|Protein Name||60S ribosomal protein L19|
|Ref Sequence Id||NP_001035606.1|
|Amino Acid Lenth||196|
|Protein Existence Status||Reveiwed:Experimental evidence at transcript level|
|Protein Function||thirty four members of ribosomal protein family can be found in all domains of life; This group includes 15 proteins of the small (S2 S5, S7 S15, S17, and S19) and 19 proteins of the large (L1 L6, L10 L15, L18, L22 L24, L29, L30, and L7ae) ribosomal subparticles; specifically bind to nucleic acids other than rRNA; have a growth promoting activity; RP S3 possesses DNA modifying enzymatic activities; ribosomal proteins are essential for ribosome assembly and optimal function; required in ribosome biogenesis and translational fidelity and is also a central controller of ribosome transit between non-rotated and rotated conformational states|
|Biochemical Properties||Eukaryotic ribosomes are made up of four different RNA molecules and of 79 different proteins; basic proteins, in accordance with their main function, which consists in the specific interaction with the ribosomal RNAs; Regions of basic charge within RPs enable them to interact with the negatively charged phosphate groups of the nucleic acids; The isoelectric points of S and L rat RPs range between 7 and 13.5; Basic charges are not equally distributed but tend to occur in clusters of three or more adjacent amino acids, which are scattered over different regions of the sequence. In a small number of RPs (S8, S9, L5, L22, L31, LP0, LP1 and LP2) there are also a few C-terminal clusters of acidic amino acids; Phosphoproteins LP0, LP1 and LP2, as well as RP SA, are the only ribosomal proteins with acidic pI values; majority of ribosomal proteins are packed into β bar rels; α/β sandwiches and other types of structural packing of proteins; half of ribosomal proteins have elongated loops or N and C terminal “tails” which have a considerable intramolecular mobility; loops and tails the contents of positively charged lysines and arginines is two to three times higher than in the globular part of the protein; riboso mal proteins mainly interact with the sugar phosphate backbone of RNA through positively charged residues of the protein chain;|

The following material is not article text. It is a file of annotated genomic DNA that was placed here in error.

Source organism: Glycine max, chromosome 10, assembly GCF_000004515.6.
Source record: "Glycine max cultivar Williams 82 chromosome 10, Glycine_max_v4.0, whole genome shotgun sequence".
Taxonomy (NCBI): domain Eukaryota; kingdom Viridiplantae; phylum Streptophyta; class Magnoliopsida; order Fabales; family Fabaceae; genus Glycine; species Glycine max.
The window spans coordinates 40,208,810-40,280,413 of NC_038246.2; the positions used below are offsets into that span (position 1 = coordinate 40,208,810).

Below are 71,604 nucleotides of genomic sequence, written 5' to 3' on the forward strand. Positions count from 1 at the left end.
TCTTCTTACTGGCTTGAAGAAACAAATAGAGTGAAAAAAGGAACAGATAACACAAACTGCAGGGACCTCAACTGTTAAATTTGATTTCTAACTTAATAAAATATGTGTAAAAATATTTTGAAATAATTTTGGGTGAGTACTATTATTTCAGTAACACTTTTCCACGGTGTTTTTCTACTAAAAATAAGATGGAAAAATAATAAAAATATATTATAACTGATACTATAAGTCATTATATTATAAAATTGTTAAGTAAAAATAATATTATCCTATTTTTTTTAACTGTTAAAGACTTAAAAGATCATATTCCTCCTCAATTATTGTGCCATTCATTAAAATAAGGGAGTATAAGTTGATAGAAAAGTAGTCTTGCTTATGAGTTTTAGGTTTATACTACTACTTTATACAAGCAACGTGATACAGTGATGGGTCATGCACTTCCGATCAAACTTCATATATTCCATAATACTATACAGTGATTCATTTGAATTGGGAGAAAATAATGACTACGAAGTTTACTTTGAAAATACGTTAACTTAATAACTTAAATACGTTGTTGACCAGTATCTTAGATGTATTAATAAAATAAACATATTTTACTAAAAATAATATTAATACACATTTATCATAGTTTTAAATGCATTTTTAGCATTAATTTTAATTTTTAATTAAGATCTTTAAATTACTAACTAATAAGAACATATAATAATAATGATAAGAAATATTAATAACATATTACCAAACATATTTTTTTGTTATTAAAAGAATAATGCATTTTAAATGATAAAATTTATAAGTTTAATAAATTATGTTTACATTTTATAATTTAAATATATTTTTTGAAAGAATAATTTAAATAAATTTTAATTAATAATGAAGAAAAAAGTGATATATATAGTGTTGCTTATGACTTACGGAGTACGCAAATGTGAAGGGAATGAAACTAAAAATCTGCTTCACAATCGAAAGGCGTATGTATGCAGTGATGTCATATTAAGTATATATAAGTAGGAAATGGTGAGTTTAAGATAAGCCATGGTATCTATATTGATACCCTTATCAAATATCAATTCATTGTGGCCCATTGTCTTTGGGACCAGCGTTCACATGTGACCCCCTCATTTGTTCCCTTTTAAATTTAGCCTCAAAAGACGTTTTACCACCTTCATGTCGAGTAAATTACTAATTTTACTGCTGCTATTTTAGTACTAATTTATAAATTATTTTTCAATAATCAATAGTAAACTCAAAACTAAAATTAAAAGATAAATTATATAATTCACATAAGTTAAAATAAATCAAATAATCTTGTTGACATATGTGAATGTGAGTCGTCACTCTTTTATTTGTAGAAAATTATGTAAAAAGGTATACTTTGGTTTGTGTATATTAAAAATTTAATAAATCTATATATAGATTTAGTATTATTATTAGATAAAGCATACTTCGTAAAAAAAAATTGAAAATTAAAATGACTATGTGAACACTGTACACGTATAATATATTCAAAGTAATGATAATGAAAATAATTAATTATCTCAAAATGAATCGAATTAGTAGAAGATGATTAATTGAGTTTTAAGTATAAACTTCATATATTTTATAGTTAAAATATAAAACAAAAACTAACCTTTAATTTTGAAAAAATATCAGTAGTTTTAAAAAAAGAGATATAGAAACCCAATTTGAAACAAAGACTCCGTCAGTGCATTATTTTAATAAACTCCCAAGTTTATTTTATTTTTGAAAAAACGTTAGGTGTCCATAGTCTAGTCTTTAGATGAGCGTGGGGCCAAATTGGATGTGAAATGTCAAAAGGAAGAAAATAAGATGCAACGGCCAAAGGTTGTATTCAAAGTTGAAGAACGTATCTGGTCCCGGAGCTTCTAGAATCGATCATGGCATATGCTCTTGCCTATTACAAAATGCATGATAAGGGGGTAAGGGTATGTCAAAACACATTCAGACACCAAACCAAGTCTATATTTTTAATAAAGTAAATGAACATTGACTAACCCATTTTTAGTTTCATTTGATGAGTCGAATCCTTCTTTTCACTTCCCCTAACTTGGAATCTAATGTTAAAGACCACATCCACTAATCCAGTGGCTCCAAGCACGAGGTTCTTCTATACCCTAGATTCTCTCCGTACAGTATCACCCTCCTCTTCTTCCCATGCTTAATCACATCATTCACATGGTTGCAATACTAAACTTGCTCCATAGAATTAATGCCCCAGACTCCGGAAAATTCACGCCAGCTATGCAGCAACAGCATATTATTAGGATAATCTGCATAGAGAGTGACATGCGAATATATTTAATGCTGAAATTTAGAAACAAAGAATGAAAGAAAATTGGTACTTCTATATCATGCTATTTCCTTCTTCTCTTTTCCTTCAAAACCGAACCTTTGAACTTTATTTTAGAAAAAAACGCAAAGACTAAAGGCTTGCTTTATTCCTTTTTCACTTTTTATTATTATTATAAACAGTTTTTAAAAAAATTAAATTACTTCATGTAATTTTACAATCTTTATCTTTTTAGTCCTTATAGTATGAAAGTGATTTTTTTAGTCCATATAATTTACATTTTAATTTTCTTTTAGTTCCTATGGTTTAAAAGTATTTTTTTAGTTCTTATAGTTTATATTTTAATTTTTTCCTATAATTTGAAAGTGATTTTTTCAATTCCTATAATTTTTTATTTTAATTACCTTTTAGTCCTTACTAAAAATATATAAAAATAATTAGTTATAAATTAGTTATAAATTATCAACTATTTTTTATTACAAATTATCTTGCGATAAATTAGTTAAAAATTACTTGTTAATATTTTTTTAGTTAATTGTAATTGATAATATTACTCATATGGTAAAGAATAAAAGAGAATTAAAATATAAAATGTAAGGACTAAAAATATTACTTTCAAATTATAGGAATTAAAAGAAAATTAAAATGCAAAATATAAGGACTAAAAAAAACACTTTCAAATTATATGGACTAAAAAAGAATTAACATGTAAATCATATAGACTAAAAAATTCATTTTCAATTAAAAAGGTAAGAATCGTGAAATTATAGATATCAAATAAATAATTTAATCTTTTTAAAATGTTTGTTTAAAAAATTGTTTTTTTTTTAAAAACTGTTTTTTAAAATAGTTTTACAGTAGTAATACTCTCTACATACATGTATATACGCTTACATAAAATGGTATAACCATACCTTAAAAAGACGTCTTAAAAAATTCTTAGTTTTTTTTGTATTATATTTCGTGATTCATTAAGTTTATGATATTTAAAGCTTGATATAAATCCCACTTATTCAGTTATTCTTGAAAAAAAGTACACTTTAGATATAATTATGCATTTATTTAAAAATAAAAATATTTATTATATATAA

|Significance in milk||Regulates protein synthesis in lactation compared to pregnanacy; RPL35 regulates beta casein expression; several ribosomal proteins (RPL23A, RPL4 and RPS6) have been associated with milk protein synthesis in mammary gland of lactating cows|
|PTMs||Phosphorylation of RP S6 - Near its C-terminus, RP S6 has five serine residues (positions 235, 236, 240, 244 and 247) that are phosphorylated in a precise order on the protein integrated in the 40S subunit; N-terminal acetylation and methylation|
|Significance of PTMs||S6 phosphorylation is a ubiquitous response when quiescent cells are induced to re-enter the cell cycle; regulates activity of the ribosome;|
|Bibliography||1. Ballesta, J. P., Rodriguez-Gabriel, M. A., Bou, G., Briones, E., Zambrano, R., & Remacha, M. (1999). Phosphorylation of the yeast ribosomal stalk. Functional effects and enzymes involved in the process. FEMS Microbiology Reviews, 23(5), 537–550. https://doi.org/10.1111/j.1574-6976.1999.tb00412.x. |
2. Dai, W., Chen, Q., Wang, Q., White, R. R., Liu, J., & Liu, H. (2017). Complementary transcriptomic and proteomic analyses reveal regulatory mechanisms of milk protein production in dairy cows consuming different forages. Scientific Reports, 7, 44234. https://doi.org/10.1038/srep44234.
3. Jiang, N., Hu, L., Liu, C., Gao, X., & Zheng, S. (2015). 60S ribosomal protein L35 regulates β-casein translational elongation and secretion in bovine mammary epithelial cells. Archives of Biochemistry and Biophysics, 583, 130–139. https://doi.org/10.1016/j.abb.2015.08.006.
4 Thomas, G. (2002). The S6 kinase signaling pathway in the control of development and growth. Biological Research, 35(2), 305–313. https://doi.org/10.4067/s0716-97602002000200022.
5. Jang, C.-Y., Lee, J. Y., & Kim, J. (2004). RpS3, a DNA repair endonuclease and ribosomal protein, is involved in apoptosis. FEBS Letters, 560(1–3), 81–85. https://doi.org/10.1016/S0014-5793(04)00074-2.